U.N. experts plan a low-key re-entry into the weapons inspections business in Iraq, probably heading first for well-known sites inspected in the 1990s to look for signs of new clandestine weapons-making, a U.N. spokesman said Thursday.
After a four-year gap in inspections, the advance U.N. staff was hurrying preparations for next week's first field operations. Specialists had computer disks, satellite photos and intelligence reports to pore through in choosing prime targets for their surprise inspections.
As the U.N. teams readied for months of work — months that could spell the difference between war and peace in Iraq — the NATO alliance warned Iraq anew of "serious consequences" if it fails to cooperate with the effort to deny it chemical, biological and nuclear weapons.
A summit of 19 NATO leaders reaffirmed their governments' support for the U.N. Security Council resolution governing the resumption of inspections. But they didn't threaten any NATO military action if Iraq is defiant, in the way U.S. President George W. Bush has threatened unilateral U.S. military action.
Most governments say they want to see Security Council authorization for any eventual military operations. American allies generally responded noncommitally this week to a U.S. request for support in a potential military move in Iraq.
In Baghdad, the newspaper al-Thawra, organ of President Saddam Hussein's ruling Baath Party, editorialized that Washington cares less about Iraq's weapons arsenals than about a "new-century political strategy" of world domination, "and destroying Iraq is the first step toward achieving this goal."
On leaving Baghdad after two days of talks this week, the chief U.N. inspectors said Iraqi officials told them they would do "everything humanly possible" to cooperate.
The test of that begins next week, when the first operational contingent of 18 inspectors arrives on Monday and the first inspections are expected Wednesday.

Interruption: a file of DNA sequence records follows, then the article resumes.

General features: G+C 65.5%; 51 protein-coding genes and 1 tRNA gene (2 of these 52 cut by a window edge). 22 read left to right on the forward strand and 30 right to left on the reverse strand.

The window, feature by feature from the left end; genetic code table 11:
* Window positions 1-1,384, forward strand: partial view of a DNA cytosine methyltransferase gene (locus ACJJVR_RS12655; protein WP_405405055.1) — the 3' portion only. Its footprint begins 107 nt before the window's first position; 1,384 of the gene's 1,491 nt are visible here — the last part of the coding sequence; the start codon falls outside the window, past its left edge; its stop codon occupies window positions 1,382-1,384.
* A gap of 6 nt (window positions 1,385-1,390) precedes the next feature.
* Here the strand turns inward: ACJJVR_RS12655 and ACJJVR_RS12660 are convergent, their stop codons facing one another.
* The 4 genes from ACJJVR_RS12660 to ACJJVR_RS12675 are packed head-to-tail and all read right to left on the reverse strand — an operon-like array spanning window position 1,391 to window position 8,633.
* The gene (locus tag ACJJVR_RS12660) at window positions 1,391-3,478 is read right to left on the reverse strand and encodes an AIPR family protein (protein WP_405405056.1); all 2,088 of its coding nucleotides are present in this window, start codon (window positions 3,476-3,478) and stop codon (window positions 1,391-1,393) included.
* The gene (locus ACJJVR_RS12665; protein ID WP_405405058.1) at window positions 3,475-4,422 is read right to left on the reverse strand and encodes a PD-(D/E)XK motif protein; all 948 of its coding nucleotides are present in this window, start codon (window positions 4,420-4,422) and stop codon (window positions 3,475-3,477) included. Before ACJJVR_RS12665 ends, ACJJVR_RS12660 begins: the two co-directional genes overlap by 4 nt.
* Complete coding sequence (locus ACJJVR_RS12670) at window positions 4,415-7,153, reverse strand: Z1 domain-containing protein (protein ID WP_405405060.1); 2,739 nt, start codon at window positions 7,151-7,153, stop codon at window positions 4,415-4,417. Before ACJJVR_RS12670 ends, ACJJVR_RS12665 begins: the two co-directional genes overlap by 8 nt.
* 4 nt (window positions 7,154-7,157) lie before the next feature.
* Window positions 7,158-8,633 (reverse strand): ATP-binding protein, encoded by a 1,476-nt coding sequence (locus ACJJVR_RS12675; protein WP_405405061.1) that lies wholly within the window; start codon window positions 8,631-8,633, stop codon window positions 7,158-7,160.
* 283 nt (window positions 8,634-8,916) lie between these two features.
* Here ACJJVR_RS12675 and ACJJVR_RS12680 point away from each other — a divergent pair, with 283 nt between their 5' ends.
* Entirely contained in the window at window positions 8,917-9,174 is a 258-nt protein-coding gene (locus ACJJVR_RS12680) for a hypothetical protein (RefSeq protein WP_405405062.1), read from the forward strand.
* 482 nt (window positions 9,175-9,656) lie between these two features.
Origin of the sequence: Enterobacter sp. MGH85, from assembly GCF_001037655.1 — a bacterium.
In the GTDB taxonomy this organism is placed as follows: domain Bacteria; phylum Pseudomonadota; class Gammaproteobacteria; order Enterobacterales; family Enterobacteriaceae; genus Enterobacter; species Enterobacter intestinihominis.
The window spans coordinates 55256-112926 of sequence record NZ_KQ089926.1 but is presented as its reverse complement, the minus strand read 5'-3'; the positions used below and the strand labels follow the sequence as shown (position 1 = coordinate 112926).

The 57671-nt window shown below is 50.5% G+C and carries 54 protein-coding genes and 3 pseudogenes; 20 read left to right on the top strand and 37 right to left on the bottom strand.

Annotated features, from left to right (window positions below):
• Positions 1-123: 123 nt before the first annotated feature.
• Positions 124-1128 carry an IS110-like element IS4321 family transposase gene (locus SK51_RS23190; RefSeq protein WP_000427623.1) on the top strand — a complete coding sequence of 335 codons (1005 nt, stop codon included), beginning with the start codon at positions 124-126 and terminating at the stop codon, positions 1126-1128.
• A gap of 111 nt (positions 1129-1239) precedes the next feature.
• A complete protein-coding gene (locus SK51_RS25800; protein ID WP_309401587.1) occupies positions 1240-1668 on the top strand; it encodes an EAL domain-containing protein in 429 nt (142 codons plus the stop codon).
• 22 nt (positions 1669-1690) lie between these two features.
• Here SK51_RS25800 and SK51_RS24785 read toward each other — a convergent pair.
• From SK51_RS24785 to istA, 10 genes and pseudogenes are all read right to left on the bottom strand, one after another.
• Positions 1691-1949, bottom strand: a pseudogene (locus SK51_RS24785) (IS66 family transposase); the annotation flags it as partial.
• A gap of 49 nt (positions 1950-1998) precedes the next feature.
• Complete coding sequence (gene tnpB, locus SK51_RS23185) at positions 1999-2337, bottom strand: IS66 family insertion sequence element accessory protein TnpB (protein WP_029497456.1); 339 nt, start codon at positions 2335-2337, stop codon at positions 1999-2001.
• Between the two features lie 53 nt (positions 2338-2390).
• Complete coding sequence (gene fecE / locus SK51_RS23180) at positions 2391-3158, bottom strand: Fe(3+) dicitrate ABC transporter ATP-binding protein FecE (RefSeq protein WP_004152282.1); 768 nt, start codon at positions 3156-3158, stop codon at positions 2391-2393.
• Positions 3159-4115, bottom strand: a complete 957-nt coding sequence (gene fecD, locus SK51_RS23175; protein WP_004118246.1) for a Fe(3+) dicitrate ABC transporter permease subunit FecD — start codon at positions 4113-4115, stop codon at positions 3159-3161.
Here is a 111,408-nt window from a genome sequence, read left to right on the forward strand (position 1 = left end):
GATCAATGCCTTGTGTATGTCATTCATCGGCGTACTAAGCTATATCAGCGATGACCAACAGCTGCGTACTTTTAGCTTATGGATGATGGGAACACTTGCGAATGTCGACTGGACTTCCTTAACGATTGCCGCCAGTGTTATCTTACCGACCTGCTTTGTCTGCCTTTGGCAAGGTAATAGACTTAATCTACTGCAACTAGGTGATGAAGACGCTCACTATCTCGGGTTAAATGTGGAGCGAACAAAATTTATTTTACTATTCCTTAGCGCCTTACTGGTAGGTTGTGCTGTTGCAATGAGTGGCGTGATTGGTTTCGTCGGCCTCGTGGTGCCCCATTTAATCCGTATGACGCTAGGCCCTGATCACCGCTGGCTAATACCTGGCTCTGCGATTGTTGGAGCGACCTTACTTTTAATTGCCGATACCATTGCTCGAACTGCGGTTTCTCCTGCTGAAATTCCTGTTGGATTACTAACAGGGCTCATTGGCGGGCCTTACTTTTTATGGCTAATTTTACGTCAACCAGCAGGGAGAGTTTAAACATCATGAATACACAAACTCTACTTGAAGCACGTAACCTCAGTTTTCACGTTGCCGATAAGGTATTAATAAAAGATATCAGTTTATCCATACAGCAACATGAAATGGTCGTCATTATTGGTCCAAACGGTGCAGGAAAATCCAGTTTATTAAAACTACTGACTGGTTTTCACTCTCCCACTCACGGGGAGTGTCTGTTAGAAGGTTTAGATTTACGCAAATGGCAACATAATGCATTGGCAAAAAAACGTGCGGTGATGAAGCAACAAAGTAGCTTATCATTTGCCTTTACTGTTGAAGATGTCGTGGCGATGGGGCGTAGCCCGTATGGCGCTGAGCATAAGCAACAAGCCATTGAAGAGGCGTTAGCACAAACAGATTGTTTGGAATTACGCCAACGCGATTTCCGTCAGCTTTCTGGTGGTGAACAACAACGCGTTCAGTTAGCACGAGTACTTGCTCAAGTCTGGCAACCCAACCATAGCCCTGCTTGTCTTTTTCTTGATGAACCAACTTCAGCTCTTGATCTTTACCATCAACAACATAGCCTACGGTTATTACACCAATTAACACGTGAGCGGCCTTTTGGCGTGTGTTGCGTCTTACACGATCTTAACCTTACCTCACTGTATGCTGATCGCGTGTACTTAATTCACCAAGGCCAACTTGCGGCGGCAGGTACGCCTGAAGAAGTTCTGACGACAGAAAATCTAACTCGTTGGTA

"Most likely the inspectors may go back to the sites previously monitored," said Hiro Ueki, spokesman for the inspection agency, the U.N. Monitoring, Verification and Inspection Commission, known as UNMOVIC.
They'll check whether cameras and other surveillance equipment set up at such sites in the 1990s are still functioning, and look for any signs that forbidden weapons activities have resumed during the recent four-year gap in inspections.
The 1991-98 inspection regime dismantled Iraq's nuclear program before it could build a bomb, and destroyed large amounts of chemical and biological weapons and longer-range missiles forbidden to Iraq by Security Council resolutions after the Gulf War. The inspections ended in 1998 amid disputes over access to sensitive Iraqi "presidential sites" and Iraqi complaints that the U.N. operation was infiltrated by U.S. spies.
The resumed inspections are a "final opportunity" for Baghdad to meet its U.N. obligations, the new Security Council resolution says.
Although next week's inspections are unlikely to provoke a showdown with the Iraqis, they're significant for another reason: They'll begin a 60-day countdown to the first comprehensive report by UNMOVIC.
That January report — and any intervening trouble reports from the inspectors — will be closely reviewed by Security Council members as they assess how cooperative Iraq has been.
In planning their inspections, the U.N. experts can draw on mountains of information from many sources. Among them:
—U.S. and other intelligence reports tell of rebuilding at Iraqi sites where inspectors in the 1990s destroyed facilities for making or storing chemical or biological weapons.
—The Iraqi government has turned over computer disks to UNMOVIC that list destinations for recently purchased "dual-use" equipment, technology capable of producing either civilian or militarily useful products.
—The Iraqis must respond to the experts' requests for updated lists of possible witnesses — that is, scientists and technicians who have worked in nuclear, chemical and biological areas of potential military use.
—By Dec. 8, Iraq must make a declaration to the United Nations of all nuclear, chemical, biological and missile-related activities.
That list, collated with outside information, is expected to help the U.N. experts narrow the focus of their inquiry.
Ueki, the U.N. spokesman, said UNMOVIC and the International Atomic Energy Agency, handling the nuclear inspections, have more than 300 specialists available on their rosters. He said typically 80 to 100 inspectors will be in Iraq at one time, a level expected to be reached by year-end.
If the inspectors certify that Iraq has cooperated fully with their disarmament work, U.N. resolutions stipulate that the United Nations should lift international economic sanctions imposed on Iraq after it invaded Kuwait in 1990. The chief inspectors said that could happen as early as one year from now.